Male homosexuality

Gay men
Homosexual cruising

Human male sexuality encompasses a wide variety of feelings and behaviors. Men's feelings of attraction may be caused by various physical and social traits of their potential partner. Men's sexual behavior can be affected by many factors, including evolved predispositions, individual personality, upbringing, and culture. While most men are heterosexual, there are minorities of homosexual or varying degrees of bisexual men.

Source: Wikipedia

Homosexual men have, over the last 30 years, created a male homosexual culture equalled in its openness and visibility only by that of classical Greece. In the USA, about 4% of adult white males have only homosexual contacts; after puberty about 37% had at least one homosexual experience leading to orgasm. Almost half of a sample of homosexual males reported at least 500 different sexual partners, although some claim up to 7,000. One third of homosexual men use bathhouses regularly as meeting places, with 62% occasionally participating in this commercial setting for anonymous sex. "Cruising" in the search for sexual partners is an almost universal practice amongst male homosexuals in the USA (in contrast to female homosexuals) and takes place in a variety of public places (lavatories, cinemas, bathhouses, streets and parks). The homosexual culture has encouraged greater sensation-seeking, including coprophiliac interest in anilingus and the insertion of the fingers or the hand in the partner's anus.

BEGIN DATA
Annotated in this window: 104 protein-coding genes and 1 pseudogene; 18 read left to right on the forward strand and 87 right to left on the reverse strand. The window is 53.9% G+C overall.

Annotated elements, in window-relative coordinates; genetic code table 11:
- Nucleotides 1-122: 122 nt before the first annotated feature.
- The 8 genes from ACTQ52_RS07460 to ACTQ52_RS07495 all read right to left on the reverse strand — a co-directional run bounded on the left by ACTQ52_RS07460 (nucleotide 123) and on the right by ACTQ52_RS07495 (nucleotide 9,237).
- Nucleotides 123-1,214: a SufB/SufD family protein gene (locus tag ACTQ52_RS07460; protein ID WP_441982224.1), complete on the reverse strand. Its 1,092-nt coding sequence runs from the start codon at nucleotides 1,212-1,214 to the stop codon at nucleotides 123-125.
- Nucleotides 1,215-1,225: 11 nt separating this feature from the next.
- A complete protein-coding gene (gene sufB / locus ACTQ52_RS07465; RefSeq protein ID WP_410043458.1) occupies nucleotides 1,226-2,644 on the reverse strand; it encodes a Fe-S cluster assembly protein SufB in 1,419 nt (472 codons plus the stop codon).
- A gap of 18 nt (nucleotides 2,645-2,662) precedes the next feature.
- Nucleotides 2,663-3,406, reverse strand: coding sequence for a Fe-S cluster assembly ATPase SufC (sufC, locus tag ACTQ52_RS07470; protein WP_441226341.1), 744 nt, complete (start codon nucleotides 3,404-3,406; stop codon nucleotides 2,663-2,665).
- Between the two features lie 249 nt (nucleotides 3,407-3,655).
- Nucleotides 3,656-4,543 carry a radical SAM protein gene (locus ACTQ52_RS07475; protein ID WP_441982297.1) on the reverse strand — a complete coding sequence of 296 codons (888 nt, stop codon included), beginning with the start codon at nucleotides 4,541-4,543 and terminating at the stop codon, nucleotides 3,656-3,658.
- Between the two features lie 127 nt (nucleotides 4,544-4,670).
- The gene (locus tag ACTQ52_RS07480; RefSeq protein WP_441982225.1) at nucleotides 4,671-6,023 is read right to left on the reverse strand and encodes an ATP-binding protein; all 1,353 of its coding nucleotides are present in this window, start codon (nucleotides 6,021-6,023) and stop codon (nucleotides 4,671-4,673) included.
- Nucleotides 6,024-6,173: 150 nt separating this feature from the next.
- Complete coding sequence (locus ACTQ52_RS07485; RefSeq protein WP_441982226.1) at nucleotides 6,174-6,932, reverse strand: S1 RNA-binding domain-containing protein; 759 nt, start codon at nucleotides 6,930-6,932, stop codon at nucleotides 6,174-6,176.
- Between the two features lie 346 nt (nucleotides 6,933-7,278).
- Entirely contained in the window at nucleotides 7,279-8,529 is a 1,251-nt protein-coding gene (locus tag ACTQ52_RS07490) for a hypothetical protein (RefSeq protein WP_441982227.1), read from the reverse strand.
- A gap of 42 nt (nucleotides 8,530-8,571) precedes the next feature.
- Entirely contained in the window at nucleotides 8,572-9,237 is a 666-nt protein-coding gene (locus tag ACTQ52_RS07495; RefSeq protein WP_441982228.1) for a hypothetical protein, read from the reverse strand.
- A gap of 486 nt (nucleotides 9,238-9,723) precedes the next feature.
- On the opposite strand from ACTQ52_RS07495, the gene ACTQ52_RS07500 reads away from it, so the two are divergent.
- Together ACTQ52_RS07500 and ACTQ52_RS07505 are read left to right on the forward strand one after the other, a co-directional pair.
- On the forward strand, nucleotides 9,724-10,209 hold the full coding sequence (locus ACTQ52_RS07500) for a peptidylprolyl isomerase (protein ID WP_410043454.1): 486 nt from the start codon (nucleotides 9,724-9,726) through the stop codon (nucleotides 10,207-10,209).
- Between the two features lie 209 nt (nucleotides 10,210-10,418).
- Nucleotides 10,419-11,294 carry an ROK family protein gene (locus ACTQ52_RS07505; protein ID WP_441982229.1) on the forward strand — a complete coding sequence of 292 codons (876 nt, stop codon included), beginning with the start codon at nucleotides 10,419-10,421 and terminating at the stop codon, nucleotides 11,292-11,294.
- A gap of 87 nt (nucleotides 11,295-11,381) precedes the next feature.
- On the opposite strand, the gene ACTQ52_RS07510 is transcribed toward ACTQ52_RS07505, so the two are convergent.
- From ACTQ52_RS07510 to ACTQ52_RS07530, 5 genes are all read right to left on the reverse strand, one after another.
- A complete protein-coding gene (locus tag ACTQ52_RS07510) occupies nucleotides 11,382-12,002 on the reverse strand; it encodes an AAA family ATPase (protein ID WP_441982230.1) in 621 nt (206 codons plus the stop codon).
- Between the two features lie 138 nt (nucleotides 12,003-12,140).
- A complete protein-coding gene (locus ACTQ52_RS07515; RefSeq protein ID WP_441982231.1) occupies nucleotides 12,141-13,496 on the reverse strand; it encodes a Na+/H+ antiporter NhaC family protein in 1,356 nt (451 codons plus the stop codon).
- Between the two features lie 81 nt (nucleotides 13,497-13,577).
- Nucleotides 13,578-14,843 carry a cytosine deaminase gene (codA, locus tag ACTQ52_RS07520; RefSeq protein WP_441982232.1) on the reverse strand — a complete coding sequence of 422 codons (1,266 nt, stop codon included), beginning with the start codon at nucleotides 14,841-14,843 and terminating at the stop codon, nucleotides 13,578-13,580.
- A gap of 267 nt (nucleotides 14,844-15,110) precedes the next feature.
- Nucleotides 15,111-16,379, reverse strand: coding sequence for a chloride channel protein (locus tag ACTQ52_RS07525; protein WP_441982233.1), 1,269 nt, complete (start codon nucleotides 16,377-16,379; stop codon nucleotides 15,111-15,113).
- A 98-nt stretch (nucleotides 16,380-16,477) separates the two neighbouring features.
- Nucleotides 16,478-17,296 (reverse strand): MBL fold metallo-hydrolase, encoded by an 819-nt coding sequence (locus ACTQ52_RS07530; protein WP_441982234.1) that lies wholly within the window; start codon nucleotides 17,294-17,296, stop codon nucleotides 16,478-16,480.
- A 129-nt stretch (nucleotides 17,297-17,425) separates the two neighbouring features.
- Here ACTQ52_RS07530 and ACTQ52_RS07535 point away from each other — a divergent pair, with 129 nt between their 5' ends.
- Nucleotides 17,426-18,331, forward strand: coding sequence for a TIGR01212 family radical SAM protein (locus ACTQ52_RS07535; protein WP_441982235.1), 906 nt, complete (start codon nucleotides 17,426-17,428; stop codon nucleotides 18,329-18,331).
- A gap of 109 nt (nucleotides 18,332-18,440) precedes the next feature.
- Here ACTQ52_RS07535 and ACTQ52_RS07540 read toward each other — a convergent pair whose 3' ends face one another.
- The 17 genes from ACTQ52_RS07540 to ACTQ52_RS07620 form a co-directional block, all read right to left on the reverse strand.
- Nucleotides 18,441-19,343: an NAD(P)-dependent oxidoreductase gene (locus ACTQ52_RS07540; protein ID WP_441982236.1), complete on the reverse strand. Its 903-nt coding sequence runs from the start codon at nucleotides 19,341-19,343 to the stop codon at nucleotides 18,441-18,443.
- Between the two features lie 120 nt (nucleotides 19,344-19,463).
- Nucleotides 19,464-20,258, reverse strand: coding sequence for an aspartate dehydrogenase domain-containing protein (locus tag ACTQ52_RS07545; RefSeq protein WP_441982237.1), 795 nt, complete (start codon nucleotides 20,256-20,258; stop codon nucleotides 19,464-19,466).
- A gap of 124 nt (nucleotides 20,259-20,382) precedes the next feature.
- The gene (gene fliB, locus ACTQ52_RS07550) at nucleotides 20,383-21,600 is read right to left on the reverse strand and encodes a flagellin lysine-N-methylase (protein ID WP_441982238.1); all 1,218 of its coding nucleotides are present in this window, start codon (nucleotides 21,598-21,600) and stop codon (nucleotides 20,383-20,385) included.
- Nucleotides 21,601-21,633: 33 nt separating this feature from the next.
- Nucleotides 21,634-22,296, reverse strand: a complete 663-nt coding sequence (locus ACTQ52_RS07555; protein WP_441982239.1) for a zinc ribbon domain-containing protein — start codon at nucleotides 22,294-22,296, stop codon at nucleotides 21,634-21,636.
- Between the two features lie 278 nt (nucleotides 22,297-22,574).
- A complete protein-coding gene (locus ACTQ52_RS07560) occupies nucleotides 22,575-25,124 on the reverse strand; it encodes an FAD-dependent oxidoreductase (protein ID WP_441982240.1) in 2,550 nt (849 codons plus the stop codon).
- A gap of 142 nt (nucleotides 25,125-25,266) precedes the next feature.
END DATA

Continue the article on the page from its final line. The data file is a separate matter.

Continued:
In the UK in 1994 a survey indicated that although 6% of men indicated that they had had homosexual experiences, only 1.1% had had a homosexual partner in the previous year, with 1.4% indicating a partner in the previous five years. These figures contrast with the 1948 Kinsey report in the USA which indicated that around 30% had had some kind of homosexual experience, with 8% indicating an experience in the previous three years. It suggested that 10% of males were practising homosexuals.

The classical Greek conventions governing the propriety of particular sexual acts have little part in a modern unconstrained homosexual culture. Much of its present physical expression would have repelled the Greeks as being absurd or contemptible, while the compulsive and mechanical quest for sexual encounters with strangers would have been incomprehensible to a society which extolled self-mastery and abhorred anonymity. The passive role in anal intercourse, relegated by the Greeks to powerless women or slaves, would have been inconceivable as a chosen activity of free men.
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